Irma was our second hurricane since moving to Florida, though we ended up not being home last year for Matthew, as we traveled to North Carolina for a wedding. That storm brought my first lesson about hurricane forecasting, that you really can't be sure what to expect until the last few days. A track just 30 miles more west would have resulted in much stronger winds for us.
That uncertainty was still a thing with Irma, but only in the sense that we didn't know for sure how bad it would be. We'd get a fairly close hit regardless, and the scary variables applied more to the coasts. Being inland, we could have the reasonable expectation that winds at worst would be 80 to 90 mph, but because of the uncertainty, they could be low as 40. Power outages and water loss were probable, though against the odds, our power outage was brief and after the storm. People in neighboring areas still don't have power, almost a week later.
It was Friday night that I heard from a friend, who had a relative in one of the NOAA recon planes, that indicated the northern turn would come later than expected, pushing the storm up the gulf coast instead of the Atlantic. Sure enough, the revised track that night put Tampa at risk. That was a significant change only 48 hours out from the worst of it.
One thing that was clear: The National Hurricane Center forecasts every six hours were the critical source of truth. The text of their forecasts were pretty straight forward and offered explanations around why the storm was strengthening or weakening, and importantly, the bearing and speed of the storm. It was free of the nonsense that the local TV stations engaged in. As the storm was tracking NNW by Lakeland, one of the locals (I'm looking at you, WESH) was instilling fear by insisting that "the eye wall is headed right for Orlando!" The NHC was pretty clear about this: The storm center had been moving at about 330 degrees with every hourly update, not directly north, and "eye wall" was a bit of an exaggeration for a storm that had been dragging across land for hours. The Weather Channel was almost as bad, with about 5% information and 95% nonsense like having those assholes standing out in the wind.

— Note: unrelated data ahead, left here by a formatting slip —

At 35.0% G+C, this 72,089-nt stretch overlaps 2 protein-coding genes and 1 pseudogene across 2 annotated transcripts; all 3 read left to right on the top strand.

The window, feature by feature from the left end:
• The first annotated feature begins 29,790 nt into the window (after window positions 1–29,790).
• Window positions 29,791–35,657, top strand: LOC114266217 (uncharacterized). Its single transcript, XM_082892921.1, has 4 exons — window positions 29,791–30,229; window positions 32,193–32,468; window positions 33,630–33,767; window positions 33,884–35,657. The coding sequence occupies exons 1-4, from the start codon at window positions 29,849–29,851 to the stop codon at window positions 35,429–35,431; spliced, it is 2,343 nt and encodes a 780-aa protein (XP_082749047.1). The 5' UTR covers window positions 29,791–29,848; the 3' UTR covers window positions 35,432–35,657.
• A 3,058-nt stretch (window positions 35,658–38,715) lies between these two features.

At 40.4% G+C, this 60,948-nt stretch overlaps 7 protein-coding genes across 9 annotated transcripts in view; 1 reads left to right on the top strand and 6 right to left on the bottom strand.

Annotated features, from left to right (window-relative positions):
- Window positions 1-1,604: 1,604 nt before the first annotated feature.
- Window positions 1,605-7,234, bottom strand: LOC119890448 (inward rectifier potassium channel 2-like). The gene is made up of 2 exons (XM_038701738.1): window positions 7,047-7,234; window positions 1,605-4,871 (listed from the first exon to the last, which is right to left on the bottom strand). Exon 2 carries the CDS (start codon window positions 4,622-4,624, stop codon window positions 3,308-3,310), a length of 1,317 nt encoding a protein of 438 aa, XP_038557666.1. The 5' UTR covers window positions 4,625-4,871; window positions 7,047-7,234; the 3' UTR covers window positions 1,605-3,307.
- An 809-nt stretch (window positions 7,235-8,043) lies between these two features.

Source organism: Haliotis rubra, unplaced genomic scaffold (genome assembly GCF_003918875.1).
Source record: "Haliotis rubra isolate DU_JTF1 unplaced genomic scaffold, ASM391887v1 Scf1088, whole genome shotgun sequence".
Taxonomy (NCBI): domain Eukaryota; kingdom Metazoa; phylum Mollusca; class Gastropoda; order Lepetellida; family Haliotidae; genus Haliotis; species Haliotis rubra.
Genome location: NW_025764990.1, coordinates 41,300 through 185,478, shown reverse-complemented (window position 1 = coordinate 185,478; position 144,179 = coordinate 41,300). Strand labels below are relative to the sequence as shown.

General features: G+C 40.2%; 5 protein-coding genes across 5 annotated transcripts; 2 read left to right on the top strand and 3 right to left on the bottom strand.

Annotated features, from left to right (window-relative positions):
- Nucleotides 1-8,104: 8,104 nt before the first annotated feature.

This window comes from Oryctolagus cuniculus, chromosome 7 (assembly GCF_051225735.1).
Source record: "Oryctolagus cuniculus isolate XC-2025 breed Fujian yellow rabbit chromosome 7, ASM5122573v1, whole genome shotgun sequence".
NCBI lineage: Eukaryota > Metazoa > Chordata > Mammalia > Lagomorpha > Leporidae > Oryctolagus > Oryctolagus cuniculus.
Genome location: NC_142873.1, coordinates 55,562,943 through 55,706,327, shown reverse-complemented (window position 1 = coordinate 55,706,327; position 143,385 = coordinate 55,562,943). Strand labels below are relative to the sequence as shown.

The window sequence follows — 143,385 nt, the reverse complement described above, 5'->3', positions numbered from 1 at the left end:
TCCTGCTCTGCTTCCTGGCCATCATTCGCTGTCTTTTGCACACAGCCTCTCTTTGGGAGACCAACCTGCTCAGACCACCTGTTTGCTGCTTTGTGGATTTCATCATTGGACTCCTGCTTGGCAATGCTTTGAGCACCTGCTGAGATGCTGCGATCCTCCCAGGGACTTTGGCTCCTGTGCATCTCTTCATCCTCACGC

Once the first bands started crossing through, there was some risk for tornados, and that's where a good radar app helped. The National Weather Service issues warnings for entire counties, which doesn't make a lot of sense for the giant counties in Florida. While the text of the warnings describes the locations of the action, the app shows the bounding boxes and tracking cones for individual cells. That helped us see that a tornado warning applied to the northeast part of the county, and we could see an extreme wind warning to the south issued in the neighboring county (which fortunately lapsed without a replacement near us).
Precipitation radar isn't the whole story though, and that's another way that TV and the feds differed. Heavy rain is less concerning when you're not in a flood prone area, but wind is important. Having a radar app that does wind as well is helpful.
We ended up topping out with sustained winds in the mid-50's, gusts up to the 70's. Some folks lost some shingles, but trees took the worst of the damage in the neighborhood. Our location is just about as ideal as you could have while still in Florida.